Rashmawi’s support for terrorism, however, goes beyond his membership in Al-Awda. In December, 2003, one month after founding the NCA, he helped organize a conference in Cairo. Assembled at the now-infamous conference were ANSWER leaders and hundreds of international and Arab activists, who had come to cheer “acts of resistance in Iraq and Palestine.” So that there would be no confusion about precisely which “acts” were being celebrated, a special guest was in attendance: Osama Hamdan, the head of a Lebanon-based Hamas faction and an outspoken proponent of suicide bombing. Hamden met with Rashmawi and the ANSWER delegation.

 

For his part, Rashmawi has been careful to avoid making any incriminating remarks supporting terrorism, but his colleagues have been clear about their position on the issue. Following the April, 2004, assassination of Hamas kingpin Abdel Aziz Rantisi, Rama Kased, Rashmawi’s fellow member at Al-Awda, had high praise for the terrorist leader, saying, “Abdel Aziz Rantisi was a son of Palestine, a refugee, and a symbol of resistance against a racist apartheid regime.”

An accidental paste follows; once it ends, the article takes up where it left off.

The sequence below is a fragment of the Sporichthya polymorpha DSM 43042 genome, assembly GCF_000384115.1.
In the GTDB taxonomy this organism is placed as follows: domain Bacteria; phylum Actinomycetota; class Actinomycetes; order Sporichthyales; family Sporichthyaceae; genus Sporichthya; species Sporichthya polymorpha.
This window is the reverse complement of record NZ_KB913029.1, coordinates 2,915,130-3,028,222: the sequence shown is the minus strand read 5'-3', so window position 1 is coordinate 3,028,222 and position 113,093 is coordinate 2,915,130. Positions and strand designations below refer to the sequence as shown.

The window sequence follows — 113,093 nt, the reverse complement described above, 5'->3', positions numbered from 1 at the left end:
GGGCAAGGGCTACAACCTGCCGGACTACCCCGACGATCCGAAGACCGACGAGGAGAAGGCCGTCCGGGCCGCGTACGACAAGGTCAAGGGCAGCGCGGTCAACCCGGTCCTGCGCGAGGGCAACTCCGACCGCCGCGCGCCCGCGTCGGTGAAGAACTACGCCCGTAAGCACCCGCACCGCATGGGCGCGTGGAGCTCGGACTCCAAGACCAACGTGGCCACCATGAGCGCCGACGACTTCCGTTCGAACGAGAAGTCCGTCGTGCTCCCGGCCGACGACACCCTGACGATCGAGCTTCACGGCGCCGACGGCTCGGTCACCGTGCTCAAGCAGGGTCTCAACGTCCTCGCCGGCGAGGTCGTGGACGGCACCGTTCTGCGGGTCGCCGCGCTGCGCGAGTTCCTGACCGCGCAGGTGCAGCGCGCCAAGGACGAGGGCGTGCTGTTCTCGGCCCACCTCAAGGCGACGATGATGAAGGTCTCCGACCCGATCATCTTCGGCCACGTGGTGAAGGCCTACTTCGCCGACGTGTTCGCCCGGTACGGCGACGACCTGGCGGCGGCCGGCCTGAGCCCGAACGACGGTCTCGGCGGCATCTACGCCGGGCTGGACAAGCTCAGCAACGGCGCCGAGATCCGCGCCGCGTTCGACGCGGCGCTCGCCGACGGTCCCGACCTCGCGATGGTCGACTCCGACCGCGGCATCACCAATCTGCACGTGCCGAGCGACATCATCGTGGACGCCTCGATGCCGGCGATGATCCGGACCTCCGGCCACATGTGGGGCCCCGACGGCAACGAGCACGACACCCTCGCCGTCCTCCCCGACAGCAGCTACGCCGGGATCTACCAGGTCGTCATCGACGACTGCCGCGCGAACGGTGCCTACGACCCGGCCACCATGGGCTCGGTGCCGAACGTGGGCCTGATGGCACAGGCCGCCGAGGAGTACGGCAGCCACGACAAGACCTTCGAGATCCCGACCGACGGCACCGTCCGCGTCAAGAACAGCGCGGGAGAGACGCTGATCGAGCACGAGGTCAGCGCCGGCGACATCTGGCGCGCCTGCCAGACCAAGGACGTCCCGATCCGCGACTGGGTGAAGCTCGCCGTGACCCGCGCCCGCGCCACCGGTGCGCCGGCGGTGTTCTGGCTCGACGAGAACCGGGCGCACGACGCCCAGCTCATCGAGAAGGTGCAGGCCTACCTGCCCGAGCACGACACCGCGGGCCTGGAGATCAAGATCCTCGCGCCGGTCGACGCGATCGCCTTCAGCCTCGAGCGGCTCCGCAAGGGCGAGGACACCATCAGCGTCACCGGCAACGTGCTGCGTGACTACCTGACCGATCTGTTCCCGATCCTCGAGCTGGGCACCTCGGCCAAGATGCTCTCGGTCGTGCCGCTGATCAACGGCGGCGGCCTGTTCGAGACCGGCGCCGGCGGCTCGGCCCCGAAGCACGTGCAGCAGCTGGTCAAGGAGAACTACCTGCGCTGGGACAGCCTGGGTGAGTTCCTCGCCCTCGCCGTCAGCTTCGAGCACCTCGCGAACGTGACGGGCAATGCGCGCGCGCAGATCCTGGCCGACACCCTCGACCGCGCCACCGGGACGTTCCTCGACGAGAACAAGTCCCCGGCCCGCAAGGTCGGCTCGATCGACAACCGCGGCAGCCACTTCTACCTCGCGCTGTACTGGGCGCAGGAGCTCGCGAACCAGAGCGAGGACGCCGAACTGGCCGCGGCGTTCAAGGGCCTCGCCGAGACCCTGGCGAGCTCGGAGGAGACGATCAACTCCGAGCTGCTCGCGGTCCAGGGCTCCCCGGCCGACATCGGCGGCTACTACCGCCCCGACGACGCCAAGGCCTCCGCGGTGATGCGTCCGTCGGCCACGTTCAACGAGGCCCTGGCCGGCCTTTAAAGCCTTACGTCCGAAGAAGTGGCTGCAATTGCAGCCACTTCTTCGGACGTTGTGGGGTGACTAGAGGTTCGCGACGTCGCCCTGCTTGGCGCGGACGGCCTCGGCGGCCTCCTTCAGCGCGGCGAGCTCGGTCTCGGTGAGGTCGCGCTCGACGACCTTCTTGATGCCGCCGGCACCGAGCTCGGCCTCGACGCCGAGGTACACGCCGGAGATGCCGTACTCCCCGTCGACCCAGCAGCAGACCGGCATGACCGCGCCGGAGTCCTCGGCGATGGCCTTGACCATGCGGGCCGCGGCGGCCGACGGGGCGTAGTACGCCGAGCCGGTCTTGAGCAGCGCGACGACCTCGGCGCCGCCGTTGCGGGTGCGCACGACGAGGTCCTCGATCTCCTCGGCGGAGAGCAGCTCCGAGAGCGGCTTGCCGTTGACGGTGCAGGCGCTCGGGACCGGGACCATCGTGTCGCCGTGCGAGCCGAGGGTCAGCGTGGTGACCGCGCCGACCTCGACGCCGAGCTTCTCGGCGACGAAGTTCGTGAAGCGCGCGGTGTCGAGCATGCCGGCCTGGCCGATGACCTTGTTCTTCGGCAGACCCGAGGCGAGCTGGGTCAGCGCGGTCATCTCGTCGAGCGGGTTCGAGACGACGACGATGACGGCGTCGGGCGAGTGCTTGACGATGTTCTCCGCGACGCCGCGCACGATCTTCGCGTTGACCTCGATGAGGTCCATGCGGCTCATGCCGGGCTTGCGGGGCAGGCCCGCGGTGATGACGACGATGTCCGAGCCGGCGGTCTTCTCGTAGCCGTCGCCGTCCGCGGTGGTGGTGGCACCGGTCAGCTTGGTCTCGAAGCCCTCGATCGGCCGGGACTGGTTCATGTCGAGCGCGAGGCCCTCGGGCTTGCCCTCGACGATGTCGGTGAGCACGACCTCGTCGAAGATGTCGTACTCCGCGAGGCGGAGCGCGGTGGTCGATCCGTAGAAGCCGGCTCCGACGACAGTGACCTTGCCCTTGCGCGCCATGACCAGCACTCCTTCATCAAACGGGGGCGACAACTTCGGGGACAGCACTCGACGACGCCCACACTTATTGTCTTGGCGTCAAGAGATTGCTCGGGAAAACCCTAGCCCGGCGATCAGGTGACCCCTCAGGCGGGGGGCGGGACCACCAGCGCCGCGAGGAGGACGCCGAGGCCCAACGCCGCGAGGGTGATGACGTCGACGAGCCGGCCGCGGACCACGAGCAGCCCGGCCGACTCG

Evidence also suggests that through the NCA, Rashamawi is working to radicalize a new generation of Palestinian activists. In a series of inflammatory speeches he gave in May of 2001, Rashamawi incited Palestinian Students in Davis, Calif., to rise up against “Israeli apartheid,” and exhorted the University of California at Berkeley to divest millions of dollars in companies that support Israel. The effects of his provocation were immediate and destructive. Within days, Palestinian students stormed a U.C. hall to demand divestment before finally being arrested by police. Shortly thereafter, the director of the campus Hillel, Hillel Damron, received a tip that some Arab students were plotting an attack on the Hillel house.